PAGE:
Five Simple Ways to Lower Your Power Bill
Every little bit helps
In these tough times, everyone is looking for ways to save money. The obvious options for limiting your discretionary spending have been very popular. However, there are many other little tricks and tips related to how you live your everyday life that can also amount to real savings. The five ideas listed below are small things you can do at home to save money on your electric bill, and they do not require much effort or investment on your part.
1. Using fluorescent light bulbs
This idea has largely been connected to many green initiatives today because the new household fluorescent bulbs use about a fourth of the energy that old-fashioned incandescent bulbs use. Using less energy also translates into savings on your electric bill. Just switching to fluorescent bulbs provides an estimated savings of $10 to $50 per year. Further, since the modern fluorescent bulbs last roughly 10 times as long as incandescent bulbs, you also save money because you have to buy fewer light bulbs throughout the year.
2. Using the microwave instead of the oven
Assuming you have an electric oven and stove, you can save about $50 per year by using the microwave for many of your smaller cooking and heating requirements. Microwave ovens use much less energy than traditional ovens and stoves and are more efficient, resulting in less heat being wasted. Further, many newer microwaves come with toasting coils and other features that expand the range of applications for your microwave. The technology has come a long way, so consider using your microwave more and your oven less.
3. Fixing your thermostat settings
In general, each additional degree of cooling that you use during the summer raises your power bill by 6 percent, and every degree of additional warming you use during the winter raises your bill by 3 percent. Therefore, if you set a firm temperature range and stick to it you can save a lot of money. The most commonly suggested range is setting your thermostat no lower than seventy-eight degrees in the summer and no higher than sixty-eight degrees in the winter. Setting and keeping to a firm range of temperatures can save hundreds of dollars per year.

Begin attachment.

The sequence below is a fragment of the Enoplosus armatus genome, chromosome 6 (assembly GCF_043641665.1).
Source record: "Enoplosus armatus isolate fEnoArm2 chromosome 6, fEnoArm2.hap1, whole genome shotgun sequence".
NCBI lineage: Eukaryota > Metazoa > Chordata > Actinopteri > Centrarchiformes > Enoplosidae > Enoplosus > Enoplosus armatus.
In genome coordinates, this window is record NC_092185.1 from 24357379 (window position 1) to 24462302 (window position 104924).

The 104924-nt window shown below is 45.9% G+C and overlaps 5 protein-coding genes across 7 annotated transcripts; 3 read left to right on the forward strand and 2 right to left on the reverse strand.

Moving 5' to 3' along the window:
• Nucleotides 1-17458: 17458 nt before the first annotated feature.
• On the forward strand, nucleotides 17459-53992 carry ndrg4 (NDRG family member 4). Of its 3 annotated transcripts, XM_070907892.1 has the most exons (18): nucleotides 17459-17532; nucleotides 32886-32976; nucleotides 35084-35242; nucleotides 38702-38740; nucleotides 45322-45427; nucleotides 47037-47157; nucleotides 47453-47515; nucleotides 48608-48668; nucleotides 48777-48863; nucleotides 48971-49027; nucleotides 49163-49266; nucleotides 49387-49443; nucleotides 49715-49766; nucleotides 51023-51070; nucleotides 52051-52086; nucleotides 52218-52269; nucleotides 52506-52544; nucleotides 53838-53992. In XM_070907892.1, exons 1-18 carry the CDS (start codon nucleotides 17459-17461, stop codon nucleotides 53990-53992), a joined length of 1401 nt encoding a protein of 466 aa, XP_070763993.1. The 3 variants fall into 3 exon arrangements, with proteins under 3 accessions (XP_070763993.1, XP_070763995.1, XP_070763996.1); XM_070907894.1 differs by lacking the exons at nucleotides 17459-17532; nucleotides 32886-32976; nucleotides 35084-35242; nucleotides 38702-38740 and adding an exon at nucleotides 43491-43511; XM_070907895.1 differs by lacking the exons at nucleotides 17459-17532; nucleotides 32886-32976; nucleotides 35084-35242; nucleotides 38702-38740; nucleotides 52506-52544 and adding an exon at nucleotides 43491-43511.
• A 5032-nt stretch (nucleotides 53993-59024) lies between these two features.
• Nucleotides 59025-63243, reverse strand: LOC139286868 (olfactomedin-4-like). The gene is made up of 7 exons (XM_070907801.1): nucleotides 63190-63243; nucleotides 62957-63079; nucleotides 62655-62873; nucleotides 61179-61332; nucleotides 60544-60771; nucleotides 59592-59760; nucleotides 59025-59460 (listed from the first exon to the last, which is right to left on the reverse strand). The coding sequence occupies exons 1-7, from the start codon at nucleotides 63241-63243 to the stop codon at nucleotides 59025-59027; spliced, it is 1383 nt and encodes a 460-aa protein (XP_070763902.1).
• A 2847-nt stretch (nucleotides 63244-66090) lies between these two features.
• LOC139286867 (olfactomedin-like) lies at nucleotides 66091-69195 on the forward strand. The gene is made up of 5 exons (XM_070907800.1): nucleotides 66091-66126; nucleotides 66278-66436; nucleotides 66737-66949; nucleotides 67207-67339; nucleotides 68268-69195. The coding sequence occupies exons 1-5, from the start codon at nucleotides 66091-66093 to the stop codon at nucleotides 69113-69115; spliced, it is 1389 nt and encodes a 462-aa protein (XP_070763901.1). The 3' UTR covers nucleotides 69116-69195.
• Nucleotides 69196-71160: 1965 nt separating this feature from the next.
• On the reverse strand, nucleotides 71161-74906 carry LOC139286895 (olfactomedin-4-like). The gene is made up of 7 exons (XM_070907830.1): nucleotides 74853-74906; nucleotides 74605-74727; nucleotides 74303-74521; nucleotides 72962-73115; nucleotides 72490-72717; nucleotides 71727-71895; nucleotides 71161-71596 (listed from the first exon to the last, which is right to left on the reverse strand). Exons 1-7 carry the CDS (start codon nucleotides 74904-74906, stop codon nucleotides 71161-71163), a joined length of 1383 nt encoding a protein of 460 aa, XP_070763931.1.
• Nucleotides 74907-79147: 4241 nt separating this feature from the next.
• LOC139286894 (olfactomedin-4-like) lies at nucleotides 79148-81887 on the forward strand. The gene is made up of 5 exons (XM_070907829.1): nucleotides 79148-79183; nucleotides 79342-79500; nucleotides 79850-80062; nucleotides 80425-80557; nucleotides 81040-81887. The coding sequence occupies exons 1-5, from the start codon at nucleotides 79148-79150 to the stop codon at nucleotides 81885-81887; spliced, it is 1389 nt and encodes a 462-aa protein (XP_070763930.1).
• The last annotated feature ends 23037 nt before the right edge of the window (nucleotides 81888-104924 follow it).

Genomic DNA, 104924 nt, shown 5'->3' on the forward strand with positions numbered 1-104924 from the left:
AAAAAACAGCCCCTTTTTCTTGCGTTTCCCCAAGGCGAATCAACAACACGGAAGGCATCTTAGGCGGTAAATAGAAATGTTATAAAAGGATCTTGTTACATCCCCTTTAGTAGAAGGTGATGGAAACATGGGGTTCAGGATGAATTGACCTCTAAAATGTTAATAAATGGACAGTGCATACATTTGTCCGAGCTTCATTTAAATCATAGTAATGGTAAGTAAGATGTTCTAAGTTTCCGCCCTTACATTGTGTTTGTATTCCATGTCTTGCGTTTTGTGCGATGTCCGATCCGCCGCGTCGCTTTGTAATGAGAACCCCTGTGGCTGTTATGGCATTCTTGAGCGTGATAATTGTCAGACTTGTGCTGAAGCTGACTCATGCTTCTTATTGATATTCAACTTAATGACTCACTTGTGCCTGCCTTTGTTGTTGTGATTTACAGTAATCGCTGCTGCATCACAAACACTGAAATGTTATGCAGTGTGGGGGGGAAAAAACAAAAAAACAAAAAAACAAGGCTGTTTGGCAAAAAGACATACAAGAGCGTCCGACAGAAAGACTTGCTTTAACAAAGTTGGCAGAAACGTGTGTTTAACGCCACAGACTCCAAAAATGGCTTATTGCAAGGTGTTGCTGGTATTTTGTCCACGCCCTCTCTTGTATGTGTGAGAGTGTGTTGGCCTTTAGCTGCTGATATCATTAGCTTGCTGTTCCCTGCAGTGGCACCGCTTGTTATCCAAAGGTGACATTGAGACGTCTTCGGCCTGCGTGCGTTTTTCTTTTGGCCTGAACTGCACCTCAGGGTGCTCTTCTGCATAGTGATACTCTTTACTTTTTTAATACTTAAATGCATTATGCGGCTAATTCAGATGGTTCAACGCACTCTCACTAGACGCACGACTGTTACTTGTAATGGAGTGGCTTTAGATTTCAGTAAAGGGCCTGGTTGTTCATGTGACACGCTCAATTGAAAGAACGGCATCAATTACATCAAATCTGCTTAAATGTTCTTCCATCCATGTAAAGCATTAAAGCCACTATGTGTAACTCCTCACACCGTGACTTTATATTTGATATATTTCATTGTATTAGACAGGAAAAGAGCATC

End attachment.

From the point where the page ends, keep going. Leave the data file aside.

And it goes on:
4. Line drying your clothes
Electric clothes dryers not only use a lot of electricity, they are also incredibly inefficient, with much of the heat being completely wasted. Further, in the winter time the dryer’s air flow system sucks heated air out of your home and passes it to the outside through its exhaust. While using your electric dryer may be a necessity some of the time, if you have light loads or are washing light clothes, letting them dry naturally can save you about $50 per year. Air drying is also better for your clothes, especially those that contain elastic.
5. Get an energy audit
Most major utility companies offer energy audits to their customers, where an inspector comes to your home and points out small steps you can take to make your home more energy efficient. You can call your local utility company and see if it offers this service. The inspector will usually come to your home and look at your insulation and other energy-related matters. After the review, the inspector will give you a series of recommendations of simple steps you can take to lower your energy expenditure. An energy audit may find things you have overlooked.